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Apple: iTunes ascends to the heavens this spring

$1bn data center turns on

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Apple appears poised to float a flurry of its services into the cloud, as its $1bn data center in North Carolina approaches its start-up date.

That bit of news was dropped during the Q&A session at Apple's annual general meeting on Wednesday, according to AppleInsider, which was in attendance at the shareholders-only meeting.

"Apple's North Carolina data center is expected to open this spring, and will support the iTunes and MobileMe services," an Apple spokesman told the attendees.

Although Apple didn't specifically say that a fully cloud-based iTunes service was in the offing, that possibility has long been discussed – and rumors of such a service have been fueled not only by Apple's streaming-only Apple TV, but also by its 2009 acquisition then 2010 shuttering of the online music-streaming service Lala.

With that acquisition, Apple gobbled up Lala's ability to track and monetize a streaming-music service that could be accessed by any browser, anywhere, at any time, whether that browser is running on a Mac OS X or iOS device – or, for that matter, on devices running Windows, webOS, Android, Chrome OS, Meego, Ubuntu, or any OS that Cupertino might deem acceptable.

A recent spate of rumors also envisions a future cloudy iPhone with minimal memory; all of its content and apps would be cloud-based, or so says longtime Apple-watcher Leander Kahney at Cult of Mac.

There are also persistent rumblings about a MobileMe upgrade that would include the ability for devices to cloudify not only their contacts, calendars, email and a relatively small amount of files, but also make all their videos, movies, music, and files available from anywhere and any device.

One particularly intriguing bit of MobileMe buzz is that Apple may attempt to create its own social-networking offering, to be hosted in North Carolina. If so, the attendees at Apple's annual meeting should hope that it'll be more inviting than iTunes' Ping, which is not exactly taking the world by storm, despite interface tweaks – including the addition of a "kill switch".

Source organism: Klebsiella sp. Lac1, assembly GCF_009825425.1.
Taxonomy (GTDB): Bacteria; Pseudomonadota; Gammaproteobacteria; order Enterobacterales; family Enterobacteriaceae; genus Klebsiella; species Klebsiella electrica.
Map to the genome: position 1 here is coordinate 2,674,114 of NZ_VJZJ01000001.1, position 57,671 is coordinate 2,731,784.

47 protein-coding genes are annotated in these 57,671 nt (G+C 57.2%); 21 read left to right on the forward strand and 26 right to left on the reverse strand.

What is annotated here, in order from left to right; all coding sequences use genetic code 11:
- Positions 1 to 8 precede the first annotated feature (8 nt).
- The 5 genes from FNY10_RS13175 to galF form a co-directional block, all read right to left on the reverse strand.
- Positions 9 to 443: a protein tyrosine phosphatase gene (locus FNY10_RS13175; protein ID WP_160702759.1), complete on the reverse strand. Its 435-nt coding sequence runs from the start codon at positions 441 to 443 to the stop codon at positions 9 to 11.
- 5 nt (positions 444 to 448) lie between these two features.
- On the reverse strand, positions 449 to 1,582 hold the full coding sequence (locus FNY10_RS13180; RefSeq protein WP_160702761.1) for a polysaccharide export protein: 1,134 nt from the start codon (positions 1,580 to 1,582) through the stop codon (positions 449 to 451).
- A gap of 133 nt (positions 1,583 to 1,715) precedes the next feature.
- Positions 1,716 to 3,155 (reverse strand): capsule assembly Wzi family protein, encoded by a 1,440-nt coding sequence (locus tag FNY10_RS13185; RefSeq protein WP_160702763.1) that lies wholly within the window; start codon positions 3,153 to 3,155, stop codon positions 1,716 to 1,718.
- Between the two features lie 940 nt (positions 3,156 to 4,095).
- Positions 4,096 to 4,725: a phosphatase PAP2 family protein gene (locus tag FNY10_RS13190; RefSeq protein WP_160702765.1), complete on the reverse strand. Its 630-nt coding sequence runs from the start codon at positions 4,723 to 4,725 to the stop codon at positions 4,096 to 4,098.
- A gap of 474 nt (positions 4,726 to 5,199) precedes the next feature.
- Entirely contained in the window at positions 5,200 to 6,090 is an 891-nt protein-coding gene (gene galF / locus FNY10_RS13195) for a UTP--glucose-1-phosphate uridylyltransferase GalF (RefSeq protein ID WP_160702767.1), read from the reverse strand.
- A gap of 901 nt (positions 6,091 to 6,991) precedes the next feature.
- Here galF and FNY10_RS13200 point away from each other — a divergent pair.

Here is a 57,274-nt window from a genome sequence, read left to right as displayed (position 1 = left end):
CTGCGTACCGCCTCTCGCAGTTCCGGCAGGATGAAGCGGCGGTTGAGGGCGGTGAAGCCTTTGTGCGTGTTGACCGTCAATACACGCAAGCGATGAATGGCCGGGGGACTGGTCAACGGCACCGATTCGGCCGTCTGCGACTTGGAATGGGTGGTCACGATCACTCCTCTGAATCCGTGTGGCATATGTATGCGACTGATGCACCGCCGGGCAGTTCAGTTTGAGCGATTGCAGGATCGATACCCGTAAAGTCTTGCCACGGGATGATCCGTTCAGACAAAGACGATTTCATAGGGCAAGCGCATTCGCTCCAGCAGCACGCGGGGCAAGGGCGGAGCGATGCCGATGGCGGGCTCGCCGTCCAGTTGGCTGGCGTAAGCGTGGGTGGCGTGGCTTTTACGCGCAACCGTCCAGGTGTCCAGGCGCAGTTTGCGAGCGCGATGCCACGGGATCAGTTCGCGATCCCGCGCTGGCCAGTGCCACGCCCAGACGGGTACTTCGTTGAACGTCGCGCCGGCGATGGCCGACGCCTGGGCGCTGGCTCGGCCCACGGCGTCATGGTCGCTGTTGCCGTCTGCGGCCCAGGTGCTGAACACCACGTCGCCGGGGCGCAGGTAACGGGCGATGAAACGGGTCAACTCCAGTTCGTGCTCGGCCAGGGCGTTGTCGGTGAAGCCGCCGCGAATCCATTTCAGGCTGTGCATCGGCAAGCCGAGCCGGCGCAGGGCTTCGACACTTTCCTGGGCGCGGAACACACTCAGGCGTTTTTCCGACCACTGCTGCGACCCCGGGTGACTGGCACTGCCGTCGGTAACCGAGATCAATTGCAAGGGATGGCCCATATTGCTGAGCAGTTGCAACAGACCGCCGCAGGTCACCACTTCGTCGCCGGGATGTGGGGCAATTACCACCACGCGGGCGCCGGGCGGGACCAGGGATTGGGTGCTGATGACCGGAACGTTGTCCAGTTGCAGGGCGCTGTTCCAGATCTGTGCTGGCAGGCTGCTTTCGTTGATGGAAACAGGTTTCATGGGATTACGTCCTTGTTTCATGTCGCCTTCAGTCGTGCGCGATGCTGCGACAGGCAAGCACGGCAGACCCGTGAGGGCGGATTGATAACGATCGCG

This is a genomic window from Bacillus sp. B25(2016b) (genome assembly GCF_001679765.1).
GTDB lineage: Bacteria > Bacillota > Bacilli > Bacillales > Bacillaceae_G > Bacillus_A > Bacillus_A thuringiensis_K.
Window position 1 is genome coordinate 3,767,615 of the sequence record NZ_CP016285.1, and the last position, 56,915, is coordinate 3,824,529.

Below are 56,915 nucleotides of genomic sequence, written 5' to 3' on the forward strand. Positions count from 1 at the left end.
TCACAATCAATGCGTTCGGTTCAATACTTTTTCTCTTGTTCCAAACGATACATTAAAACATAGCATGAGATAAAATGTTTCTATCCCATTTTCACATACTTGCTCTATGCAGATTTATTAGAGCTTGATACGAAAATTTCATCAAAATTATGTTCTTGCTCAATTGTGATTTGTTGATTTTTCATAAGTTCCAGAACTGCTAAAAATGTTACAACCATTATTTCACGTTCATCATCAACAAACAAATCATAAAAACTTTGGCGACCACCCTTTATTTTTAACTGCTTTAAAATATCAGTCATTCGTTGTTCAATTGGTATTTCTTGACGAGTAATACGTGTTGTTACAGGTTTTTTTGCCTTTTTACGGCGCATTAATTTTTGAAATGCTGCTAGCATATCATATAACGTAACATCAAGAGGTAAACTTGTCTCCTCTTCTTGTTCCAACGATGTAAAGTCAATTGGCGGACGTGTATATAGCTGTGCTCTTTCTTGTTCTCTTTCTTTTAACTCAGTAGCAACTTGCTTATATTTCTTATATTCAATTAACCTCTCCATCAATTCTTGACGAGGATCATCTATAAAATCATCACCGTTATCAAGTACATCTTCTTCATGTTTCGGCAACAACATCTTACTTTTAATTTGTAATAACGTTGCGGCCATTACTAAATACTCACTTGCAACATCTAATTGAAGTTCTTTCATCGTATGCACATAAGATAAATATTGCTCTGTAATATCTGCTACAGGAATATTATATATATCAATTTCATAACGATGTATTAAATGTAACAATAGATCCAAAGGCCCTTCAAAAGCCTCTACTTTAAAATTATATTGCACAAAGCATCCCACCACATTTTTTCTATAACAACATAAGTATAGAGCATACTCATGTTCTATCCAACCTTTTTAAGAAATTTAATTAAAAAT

If Apple does radically beef up its MobileMe service, Apple's shareholders can only hope that doing so will go more smoothly than Jobs & Co's early experience with MobileMe. When that service was first launched, it went through a stormy shakedown cruise, going offline for hours at a time, deleting contacts and appointments, billing incorrectly, and more. Things got so bad that even Pope Benedict XVI felt the need to apologize.

Apple eventually worked out the majority of MobileMe's bugs in March of 2009, and after a June 2010 makeover, the service is now running decently enough – although even fanboy deity Steve Wozniak says he still has trouble with it.

One advantage that Apple has today that it didn't possess during MobileMe's painful birth: eBay's former data center guru Olivier Sanche, who joined Apple in August of 2009.

It's not that Apple had no experience in running large data centers before Sanche's arrival. In 2006, Apple bought a former WorldCom/MCI data center in Newark, California, but that server farm is only about a fifth the size of Apple's 500,000–square foot North Carolina big boy – and there are also reports that Apple is planning to double that already massive capacity.

At the beginning of 2010, The Reg dubbed the as-yet-unreleased iPad as "the tablet with the data center soul". We may have understated Apple's intentions. With a massive data center soon to be chugging away in North Carolina, it's increasingly clear that Apple's ambitions are far more grand than we thought at the time.

One million square feet will be room aplenty to house the world's largest walled garden. ®

Security for virtualized datacentres

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